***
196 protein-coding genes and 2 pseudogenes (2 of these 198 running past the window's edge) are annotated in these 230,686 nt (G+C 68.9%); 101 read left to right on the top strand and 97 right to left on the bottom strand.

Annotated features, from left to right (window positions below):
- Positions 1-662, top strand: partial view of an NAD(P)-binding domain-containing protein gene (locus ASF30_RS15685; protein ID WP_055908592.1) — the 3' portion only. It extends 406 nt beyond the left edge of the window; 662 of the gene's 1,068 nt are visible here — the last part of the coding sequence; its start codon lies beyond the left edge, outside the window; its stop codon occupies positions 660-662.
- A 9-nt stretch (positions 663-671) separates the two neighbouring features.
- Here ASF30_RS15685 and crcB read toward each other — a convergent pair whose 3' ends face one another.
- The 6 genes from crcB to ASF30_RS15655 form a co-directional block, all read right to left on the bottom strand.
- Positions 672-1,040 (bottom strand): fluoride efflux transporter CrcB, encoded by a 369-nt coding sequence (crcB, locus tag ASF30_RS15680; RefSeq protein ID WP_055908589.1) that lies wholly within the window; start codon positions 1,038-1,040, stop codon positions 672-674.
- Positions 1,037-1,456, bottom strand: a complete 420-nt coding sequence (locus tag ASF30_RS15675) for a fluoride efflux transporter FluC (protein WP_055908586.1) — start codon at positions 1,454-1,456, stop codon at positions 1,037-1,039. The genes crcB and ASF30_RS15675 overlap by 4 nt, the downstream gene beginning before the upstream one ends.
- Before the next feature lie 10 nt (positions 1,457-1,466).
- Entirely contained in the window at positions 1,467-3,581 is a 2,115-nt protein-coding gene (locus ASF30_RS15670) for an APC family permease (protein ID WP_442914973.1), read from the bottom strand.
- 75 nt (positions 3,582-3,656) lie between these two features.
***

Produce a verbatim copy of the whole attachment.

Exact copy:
196 protein-coding genes and 2 pseudogenes (2 of these 198 running past the window's edge) are annotated in these 230,686 nt (G+C 68.9%); 101 read left to right on the top strand and 97 right to left on the bottom strand.

Annotated features, from left to right (window positions below):
- Positions 1-662, top strand: partial view of an NAD(P)-binding domain-containing protein gene (locus ASF30_RS15685; protein ID WP_055908592.1) — the 3' portion only. It extends 406 nt beyond the left edge of the window; 662 of the gene's 1,068 nt are visible here — the last part of the coding sequence; its start codon lies beyond the left edge, outside the window; its stop codon occupies positions 660-662.
- A 9-nt stretch (positions 663-671) separates the two neighbouring features.
- Here ASF30_RS15685 and crcB read toward each other — a convergent pair whose 3' ends face one another.
- The 6 genes from crcB to ASF30_RS15655 form a co-directional block, all read right to left on the bottom strand.
- Positions 672-1,040 (bottom strand): fluoride efflux transporter CrcB, encoded by a 369-nt coding sequence (crcB, locus tag ASF30_RS15680; RefSeq protein ID WP_055908589.1) that lies wholly within the window; start codon positions 1,038-1,040, stop codon positions 672-674.
- Positions 1,037-1,456, bottom strand: a complete 420-nt coding sequence (locus tag ASF30_RS15675) for a fluoride efflux transporter FluC (protein WP_055908586.1) — start codon at positions 1,454-1,456, stop codon at positions 1,037-1,039. The genes crcB and ASF30_RS15675 overlap by 4 nt, the downstream gene beginning before the upstream one ends.
- Before the next feature lie 10 nt (positions 1,457-1,466).
- Entirely contained in the window at positions 1,467-3,581 is a 2,115-nt protein-coding gene (locus ASF30_RS15670) for an APC family permease (protein ID WP_442914973.1), read from the bottom strand.
- 75 nt (positions 3,582-3,656) lie between these two features.